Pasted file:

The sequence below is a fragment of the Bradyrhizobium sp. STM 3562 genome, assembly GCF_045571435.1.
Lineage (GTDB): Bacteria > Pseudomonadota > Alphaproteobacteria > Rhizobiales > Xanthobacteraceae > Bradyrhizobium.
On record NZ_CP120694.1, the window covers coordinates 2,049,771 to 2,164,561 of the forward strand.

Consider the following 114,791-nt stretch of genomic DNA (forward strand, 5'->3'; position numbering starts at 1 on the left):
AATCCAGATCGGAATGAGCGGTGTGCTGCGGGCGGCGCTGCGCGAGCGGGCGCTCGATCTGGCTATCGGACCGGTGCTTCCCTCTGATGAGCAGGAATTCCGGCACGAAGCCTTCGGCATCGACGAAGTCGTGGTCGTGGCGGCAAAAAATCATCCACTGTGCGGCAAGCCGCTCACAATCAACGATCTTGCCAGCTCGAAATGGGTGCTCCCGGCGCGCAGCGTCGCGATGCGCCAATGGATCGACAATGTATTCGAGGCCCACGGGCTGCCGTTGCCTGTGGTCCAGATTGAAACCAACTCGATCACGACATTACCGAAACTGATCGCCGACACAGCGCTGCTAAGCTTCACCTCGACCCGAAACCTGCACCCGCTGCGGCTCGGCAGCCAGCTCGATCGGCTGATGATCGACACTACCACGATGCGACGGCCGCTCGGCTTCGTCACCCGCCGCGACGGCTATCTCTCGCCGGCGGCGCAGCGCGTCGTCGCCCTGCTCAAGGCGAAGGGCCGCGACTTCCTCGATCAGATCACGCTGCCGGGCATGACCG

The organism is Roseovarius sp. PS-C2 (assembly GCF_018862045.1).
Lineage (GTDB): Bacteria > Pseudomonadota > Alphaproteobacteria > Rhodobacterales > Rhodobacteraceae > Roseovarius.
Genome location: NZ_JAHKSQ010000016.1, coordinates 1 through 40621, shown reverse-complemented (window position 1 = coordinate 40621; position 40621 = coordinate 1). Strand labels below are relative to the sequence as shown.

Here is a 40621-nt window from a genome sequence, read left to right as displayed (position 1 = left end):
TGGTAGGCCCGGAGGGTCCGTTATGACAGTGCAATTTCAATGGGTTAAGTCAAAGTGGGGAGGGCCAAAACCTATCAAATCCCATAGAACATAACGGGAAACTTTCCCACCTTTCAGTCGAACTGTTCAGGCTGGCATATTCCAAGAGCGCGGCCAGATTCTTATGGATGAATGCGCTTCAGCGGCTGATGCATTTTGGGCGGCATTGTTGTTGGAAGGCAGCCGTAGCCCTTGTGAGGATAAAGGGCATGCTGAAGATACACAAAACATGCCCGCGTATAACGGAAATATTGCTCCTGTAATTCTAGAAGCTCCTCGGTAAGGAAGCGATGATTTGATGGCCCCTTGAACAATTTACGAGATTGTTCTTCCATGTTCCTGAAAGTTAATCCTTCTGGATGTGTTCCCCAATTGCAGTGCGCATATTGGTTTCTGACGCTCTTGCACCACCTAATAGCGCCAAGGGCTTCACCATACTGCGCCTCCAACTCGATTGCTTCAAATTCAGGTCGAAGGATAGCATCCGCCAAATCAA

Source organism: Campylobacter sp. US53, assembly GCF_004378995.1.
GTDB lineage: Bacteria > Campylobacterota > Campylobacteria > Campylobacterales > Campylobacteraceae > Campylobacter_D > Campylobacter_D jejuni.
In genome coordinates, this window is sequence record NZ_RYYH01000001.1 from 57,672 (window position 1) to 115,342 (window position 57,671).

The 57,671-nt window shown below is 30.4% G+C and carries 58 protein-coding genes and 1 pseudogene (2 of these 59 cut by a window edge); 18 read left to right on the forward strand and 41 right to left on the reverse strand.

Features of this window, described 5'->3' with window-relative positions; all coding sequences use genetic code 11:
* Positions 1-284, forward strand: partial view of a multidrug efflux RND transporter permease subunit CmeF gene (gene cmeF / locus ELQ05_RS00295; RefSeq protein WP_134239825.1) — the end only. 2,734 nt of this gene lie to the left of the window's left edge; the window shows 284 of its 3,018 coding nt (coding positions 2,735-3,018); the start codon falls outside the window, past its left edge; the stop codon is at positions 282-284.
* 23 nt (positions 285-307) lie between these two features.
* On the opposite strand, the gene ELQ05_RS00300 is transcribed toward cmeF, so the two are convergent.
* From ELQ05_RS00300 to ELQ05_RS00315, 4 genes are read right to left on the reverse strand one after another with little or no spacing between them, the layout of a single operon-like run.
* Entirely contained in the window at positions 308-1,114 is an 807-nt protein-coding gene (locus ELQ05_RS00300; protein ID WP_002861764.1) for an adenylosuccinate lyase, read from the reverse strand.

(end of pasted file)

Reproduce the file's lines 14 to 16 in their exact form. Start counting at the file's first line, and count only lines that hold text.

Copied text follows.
The 57,671-nt window shown below is 30.4% G+C and carries 58 protein-coding genes and 1 pseudogene (2 of these 59 cut by a window edge); 18 read left to right on the forward strand and 41 right to left on the reverse strand.

Features of this window, described 5'->3' with window-relative positions; all coding sequences use genetic code 11:
* Positions 1-284, forward strand: partial view of a multidrug efflux RND transporter permease subunit CmeF gene (gene cmeF / locus ELQ05_RS00295; RefSeq protein WP_134239825.1) — the end only. 2,734 nt of this gene lie to the left of the window's left edge; the window shows 284 of its 3,018 coding nt (coding positions 2,735-3,018); the start codon falls outside the window, past its left edge; the stop codon is at positions 282-284.